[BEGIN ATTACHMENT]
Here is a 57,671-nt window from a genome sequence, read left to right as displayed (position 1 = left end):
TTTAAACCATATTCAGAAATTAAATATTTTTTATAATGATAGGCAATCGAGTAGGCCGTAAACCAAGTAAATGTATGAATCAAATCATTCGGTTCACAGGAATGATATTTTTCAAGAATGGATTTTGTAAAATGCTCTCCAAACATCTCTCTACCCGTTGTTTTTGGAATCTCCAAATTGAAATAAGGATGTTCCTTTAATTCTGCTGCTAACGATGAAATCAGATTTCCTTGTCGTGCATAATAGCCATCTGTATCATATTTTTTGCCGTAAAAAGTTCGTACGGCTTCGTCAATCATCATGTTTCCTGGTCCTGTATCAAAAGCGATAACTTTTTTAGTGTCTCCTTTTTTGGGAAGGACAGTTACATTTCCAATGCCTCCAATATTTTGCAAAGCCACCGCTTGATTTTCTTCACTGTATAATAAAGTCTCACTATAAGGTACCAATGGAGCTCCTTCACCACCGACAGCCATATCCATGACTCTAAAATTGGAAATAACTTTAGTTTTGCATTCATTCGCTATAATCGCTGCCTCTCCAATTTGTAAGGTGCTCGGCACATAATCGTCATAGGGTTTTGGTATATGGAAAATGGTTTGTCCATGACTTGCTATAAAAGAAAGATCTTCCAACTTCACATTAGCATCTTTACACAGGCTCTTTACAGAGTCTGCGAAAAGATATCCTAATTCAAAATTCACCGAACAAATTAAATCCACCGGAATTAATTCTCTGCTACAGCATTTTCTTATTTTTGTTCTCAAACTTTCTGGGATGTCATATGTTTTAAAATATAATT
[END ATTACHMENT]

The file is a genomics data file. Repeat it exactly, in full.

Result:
Here is a 57,671-nt window from a genome sequence, read left to right as displayed (position 1 = left end):
TTTAAACCATATTCAGAAATTAAATATTTTTTATAATGATAGGCAATCGAGTAGGCCGTAAACCAAGTAAATGTATGAATCAAATCATTCGGTTCACAGGAATGATATTTTTCAAGAATGGATTTTGTAAAATGCTCTCCAAACATCTCTCTACCCGTTGTTTTTGGAATCTCCAAATTGAAATAAGGATGTTCCTTTAATTCTGCTGCTAACGATGAAATCAGATTTCCTTGTCGTGCATAATAGCCATCTGTATCATATTTTTTGCCGTAAAAAGTTCGTACGGCTTCGTCAATCATCATGTTTCCTGGTCCTGTATCAAAAGCGATAACTTTTTTAGTGTCTCCTTTTTTGGGAAGGACAGTTACATTTCCAATGCCTCCAATATTTTGCAAAGCCACCGCTTGATTTTCTTCACTGTATAATAAAGTCTCACTATAAGGTACCAATGGAGCTCCTTCACCACCGACAGCCATATCCATGACTCTAAAATTGGAAATAACTTTAGTTTTGCATTCATTCGCTATAATCGCTGCCTCTCCAATTTGTAAGGTGCTCGGCACATAATCGTCATAGGGTTTTGGTATATGGAAAATGGTTTGTCCATGACTTGCTATAAAAGAAAGATCTTCCAACTTCACATTAGCATCTTTACACAGGCTCTTTACAGAGTCTGCGAAAAGATATCCTAATTCAAAATTCACCGAACAAATTAAATCCACCGGAATTAATTCTCTGCTACAGCATTTTCTTATTTTTGTTCTCAAACTTTCTGGGATGTCATATGTTTTAAAATATAATT